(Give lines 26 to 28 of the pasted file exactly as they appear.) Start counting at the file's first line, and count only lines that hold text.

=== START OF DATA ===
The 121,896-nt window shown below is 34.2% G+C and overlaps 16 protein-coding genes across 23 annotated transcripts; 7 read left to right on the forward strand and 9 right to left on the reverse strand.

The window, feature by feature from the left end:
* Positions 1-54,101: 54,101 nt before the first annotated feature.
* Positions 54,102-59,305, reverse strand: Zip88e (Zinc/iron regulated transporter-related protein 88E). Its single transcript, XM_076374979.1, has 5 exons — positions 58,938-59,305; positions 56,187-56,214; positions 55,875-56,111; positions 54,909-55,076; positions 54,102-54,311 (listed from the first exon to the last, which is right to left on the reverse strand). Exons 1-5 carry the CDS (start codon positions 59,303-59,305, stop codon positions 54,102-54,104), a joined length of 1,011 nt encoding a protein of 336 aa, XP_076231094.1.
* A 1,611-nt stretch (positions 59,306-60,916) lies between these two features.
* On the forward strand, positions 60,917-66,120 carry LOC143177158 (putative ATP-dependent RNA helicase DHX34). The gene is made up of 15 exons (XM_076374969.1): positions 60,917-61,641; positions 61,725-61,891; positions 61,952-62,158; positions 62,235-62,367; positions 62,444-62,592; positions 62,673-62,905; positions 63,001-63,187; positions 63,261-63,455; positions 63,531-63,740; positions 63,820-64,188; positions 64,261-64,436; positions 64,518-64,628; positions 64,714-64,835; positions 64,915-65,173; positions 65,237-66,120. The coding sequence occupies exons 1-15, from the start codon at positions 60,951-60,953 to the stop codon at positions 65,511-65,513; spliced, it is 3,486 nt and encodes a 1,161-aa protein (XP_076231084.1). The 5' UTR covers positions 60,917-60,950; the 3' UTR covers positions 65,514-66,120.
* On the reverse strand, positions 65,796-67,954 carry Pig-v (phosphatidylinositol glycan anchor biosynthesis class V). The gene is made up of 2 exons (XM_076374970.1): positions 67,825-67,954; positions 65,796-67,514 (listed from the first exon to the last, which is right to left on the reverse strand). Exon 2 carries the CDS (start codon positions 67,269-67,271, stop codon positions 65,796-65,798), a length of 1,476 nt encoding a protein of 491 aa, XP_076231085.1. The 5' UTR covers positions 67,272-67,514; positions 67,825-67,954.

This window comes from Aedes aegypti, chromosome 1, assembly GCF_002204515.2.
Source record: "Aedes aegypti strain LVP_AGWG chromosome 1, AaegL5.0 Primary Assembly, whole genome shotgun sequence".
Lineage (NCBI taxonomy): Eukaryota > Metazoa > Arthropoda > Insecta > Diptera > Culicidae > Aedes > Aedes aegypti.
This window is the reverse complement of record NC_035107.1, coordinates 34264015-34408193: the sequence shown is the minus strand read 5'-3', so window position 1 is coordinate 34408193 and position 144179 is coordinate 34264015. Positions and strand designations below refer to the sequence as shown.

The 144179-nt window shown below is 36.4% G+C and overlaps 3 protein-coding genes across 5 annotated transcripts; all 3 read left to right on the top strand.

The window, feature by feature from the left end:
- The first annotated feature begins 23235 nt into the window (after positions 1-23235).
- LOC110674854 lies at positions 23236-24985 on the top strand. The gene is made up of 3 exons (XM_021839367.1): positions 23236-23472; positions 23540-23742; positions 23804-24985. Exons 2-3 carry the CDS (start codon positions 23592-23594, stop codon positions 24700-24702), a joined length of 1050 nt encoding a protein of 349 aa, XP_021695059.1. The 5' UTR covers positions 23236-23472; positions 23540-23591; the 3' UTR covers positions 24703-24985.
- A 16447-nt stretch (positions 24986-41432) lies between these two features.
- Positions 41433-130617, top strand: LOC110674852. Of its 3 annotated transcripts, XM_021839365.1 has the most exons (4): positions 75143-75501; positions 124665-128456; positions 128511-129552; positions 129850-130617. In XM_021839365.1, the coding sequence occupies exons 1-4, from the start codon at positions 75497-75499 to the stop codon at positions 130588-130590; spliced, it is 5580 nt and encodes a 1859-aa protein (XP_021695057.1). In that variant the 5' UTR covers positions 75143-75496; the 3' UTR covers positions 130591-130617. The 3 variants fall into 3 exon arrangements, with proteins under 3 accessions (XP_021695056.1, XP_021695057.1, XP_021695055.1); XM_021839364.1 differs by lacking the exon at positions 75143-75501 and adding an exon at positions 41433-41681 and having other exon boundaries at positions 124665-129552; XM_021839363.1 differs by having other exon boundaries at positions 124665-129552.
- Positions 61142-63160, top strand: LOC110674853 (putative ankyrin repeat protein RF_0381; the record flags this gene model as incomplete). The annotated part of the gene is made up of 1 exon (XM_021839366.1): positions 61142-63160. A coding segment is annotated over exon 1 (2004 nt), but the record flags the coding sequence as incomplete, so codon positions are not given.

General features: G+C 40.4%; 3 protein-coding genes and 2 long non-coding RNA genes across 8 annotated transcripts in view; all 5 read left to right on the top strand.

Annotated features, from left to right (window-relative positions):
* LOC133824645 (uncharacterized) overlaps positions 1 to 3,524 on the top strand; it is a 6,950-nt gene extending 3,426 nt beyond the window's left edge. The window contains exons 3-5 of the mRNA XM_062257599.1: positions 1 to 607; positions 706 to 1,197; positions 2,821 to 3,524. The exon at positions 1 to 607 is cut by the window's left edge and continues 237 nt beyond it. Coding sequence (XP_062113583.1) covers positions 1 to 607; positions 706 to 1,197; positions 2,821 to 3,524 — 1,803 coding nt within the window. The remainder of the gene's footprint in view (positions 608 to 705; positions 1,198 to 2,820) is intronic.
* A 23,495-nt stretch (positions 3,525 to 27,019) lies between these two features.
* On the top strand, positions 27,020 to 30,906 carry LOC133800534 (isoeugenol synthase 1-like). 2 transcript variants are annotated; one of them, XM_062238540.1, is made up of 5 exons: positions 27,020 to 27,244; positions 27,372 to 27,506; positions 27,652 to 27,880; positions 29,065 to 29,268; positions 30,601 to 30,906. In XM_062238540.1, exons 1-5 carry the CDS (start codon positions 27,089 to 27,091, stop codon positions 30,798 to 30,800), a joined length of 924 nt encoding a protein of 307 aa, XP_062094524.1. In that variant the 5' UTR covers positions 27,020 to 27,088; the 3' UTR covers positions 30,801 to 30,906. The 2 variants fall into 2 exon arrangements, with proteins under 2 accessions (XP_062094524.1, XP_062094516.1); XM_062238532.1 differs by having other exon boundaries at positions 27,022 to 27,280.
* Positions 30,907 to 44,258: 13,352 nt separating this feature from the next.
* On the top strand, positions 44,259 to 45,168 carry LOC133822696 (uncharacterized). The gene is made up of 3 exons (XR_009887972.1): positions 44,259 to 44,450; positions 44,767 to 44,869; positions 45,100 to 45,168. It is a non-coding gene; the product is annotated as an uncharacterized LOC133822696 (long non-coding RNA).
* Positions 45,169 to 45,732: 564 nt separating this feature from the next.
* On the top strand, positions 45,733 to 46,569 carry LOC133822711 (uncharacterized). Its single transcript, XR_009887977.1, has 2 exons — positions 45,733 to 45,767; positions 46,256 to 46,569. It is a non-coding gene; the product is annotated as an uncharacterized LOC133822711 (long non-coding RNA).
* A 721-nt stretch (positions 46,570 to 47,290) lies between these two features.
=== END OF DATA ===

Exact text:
* Positions 45,169 to 45,732: 564 nt separating this feature from the next.
* On the top strand, positions 45,733 to 46,569 carry LOC133822711 (uncharacterized). Its single transcript, XR_009887977.1, has 2 exons — positions 45,733 to 45,767; positions 46,256 to 46,569. It is a non-coding gene; the product is annotated as an uncharacterized LOC133822711 (long non-coding RNA).
* A 721-nt stretch (positions 46,570 to 47,290) lies between these two features.